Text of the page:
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Temple signs 15-year-old Omar Singhateh, creating a touching moment and supporting a cause that hits home for Aaron McKie

Singhateh, who has sickle-cell anemia, became a ceremonial member of the basketball program through Team IMPACT. McKie also has the inherited red blood cell disorder.

Omar Singhateh, a 15-year-old with sickle-cell anemia, was added to the Temple roster as part of Team IMPACT. Here, he signs on the dotted line.
Omar Singhateh, a 15-year-old with sickle-cell anemia, was added to the Temple roster as part of Team IMPACT. Here, he signs on the dotted line.Read moreCourtesy of Temple

Temple basketball’s newest signing is one that hits close to home for coach Aaron McKie.

The Owls announced this week the official signing of Omar Singhateh, a 15-year-old living with sickle-cell anemia who became connected to the program through Team IMPACT.

Singhateh, a Philadelphia native himself, joined the team last September but was limited to Zoom calls and virtual activities because of the pandemic. The 2021-22 season will be his opportunity to better connect with the players and staff as he will be allowed to hang around practices, attend games and fully immerse himself in the day to day of Temple hoops as his schedule sees fit.

“First and foremost, Team IMPACT, we’re a health-care organization,” said executive director Josh Walker. “There’s more to health care than just medicine and procedures. … When a kid like Omar goes out, he still has to go through his daily life. He has challenges but you guys are a team coming around him and I want to thank you for that.”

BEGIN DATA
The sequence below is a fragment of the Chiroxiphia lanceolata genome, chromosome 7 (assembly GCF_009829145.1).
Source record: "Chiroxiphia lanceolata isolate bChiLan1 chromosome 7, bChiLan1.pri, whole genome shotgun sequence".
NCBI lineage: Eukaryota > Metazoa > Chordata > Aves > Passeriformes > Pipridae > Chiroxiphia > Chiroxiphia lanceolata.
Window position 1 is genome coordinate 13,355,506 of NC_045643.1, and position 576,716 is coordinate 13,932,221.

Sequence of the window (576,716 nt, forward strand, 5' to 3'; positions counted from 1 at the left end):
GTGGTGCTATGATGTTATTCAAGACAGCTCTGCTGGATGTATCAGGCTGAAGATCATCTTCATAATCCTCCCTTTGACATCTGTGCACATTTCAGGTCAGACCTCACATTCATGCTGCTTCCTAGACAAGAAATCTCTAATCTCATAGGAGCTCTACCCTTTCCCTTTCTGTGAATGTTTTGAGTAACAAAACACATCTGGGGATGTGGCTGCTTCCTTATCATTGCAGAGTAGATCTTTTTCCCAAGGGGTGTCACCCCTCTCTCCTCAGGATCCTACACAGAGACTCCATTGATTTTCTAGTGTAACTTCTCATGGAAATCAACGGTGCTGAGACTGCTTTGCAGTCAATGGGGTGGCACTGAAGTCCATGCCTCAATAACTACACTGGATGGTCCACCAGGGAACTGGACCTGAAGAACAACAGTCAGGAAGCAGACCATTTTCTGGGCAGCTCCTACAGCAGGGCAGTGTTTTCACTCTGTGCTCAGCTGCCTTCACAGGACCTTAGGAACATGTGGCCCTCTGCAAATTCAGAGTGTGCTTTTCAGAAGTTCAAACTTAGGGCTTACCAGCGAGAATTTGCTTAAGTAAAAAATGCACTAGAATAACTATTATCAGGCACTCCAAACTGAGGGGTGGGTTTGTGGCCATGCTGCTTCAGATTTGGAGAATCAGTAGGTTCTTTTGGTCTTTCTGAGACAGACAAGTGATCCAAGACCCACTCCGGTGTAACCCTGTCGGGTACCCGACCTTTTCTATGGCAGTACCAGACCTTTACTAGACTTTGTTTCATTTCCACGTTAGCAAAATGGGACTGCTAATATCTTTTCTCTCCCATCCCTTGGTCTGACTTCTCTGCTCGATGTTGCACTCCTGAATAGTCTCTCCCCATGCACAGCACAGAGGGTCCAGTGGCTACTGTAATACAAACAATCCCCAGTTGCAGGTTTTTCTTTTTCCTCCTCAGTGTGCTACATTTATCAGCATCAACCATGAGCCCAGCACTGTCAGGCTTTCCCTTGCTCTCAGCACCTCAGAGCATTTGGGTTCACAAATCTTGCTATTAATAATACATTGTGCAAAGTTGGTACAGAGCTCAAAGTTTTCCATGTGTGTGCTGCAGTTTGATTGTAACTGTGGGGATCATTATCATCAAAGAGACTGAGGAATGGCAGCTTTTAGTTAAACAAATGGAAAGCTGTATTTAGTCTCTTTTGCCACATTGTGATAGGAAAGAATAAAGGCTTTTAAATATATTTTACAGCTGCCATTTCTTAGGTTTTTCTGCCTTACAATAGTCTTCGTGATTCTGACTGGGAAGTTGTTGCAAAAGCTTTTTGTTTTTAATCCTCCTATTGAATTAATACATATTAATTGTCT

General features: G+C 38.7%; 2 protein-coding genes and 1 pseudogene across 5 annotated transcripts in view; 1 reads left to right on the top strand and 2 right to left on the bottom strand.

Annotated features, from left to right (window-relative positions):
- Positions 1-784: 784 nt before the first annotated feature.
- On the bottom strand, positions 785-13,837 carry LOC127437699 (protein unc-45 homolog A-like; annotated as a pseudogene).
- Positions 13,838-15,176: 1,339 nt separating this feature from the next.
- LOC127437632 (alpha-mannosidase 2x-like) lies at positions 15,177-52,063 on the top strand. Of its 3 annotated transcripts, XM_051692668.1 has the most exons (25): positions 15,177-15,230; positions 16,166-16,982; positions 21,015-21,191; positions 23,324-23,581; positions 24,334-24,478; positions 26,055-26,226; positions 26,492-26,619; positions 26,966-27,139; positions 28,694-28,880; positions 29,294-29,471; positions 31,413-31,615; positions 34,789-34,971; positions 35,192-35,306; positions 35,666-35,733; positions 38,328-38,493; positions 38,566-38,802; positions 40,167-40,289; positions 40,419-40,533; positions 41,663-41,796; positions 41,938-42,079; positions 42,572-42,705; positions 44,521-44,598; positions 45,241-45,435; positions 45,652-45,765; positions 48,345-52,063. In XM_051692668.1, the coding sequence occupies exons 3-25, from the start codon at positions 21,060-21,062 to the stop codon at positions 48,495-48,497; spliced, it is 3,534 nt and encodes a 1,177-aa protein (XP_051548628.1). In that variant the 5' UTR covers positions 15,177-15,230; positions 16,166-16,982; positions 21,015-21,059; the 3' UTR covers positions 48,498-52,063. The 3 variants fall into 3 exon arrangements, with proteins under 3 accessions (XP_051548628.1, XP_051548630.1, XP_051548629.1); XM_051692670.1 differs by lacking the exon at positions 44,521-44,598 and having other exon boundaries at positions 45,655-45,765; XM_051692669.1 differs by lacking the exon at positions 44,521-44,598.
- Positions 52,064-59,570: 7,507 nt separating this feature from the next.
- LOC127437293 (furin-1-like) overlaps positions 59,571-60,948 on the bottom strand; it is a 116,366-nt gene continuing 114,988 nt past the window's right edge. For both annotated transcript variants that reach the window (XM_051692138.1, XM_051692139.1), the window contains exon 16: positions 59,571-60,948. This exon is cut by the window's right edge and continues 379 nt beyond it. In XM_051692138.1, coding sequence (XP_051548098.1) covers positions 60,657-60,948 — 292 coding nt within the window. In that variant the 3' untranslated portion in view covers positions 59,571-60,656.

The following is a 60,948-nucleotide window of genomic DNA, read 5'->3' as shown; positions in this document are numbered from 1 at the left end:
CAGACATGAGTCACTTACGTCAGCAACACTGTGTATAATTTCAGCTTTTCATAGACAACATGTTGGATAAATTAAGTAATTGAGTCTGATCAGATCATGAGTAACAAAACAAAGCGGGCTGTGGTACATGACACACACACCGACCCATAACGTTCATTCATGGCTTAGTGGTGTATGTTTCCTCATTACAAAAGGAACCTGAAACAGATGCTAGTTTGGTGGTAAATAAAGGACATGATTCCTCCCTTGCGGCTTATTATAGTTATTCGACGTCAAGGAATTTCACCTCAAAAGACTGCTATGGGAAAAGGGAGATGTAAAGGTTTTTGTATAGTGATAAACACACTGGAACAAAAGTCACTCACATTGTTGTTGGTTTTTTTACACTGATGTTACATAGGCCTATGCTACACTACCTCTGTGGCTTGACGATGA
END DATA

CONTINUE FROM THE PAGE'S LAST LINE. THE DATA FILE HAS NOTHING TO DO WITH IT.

Team IMPACT is a nationwide organization operating in 48 states and over 600 schools with a mission of connecting kids with serious chronic illnesses to local college athletic teams to form lifelong bonds.

McKie specifically picked the sickle-cell branch of the organization because of the effect it’s had on his family. Both his late brother and sister battled sickle-cell anemia, an inherited red blood cell disorder that makes it difficult for oxygen to travel through the body. And the third-year coach is a carrier of the trait himself.

Although Singhateh won’t be able to check into a live game for the Owls, his involvement with the program will hold far greater significance than what shows up in the box score.

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As Singhateh put pen to paper becoming an official member of the Owls, McKie said Saturday morning was the embodiment of what he preaches constantly to his players: the importance of impacting others through the game of basketball.

“You embody our core values that we live by,” McKie said, ”that’s hard work, toughness, commitment and consistency. Your ability to endure the circumstance that you face everyday and come out of it on the other side with that million-dollar smile.”

Singhateh was on Zoom last season when the staff virtually presented him with his jersey and, according to McKie, his face lit up and he smiled ear to ear as he was filled with joy.

Saturday was his first chance to meet the team and staff in person. Despite that smile being covered by a mask, Singhateh’s shy persona took a backseat as he gleefully thanked Temple basketball for the opportunity to be a member of the team.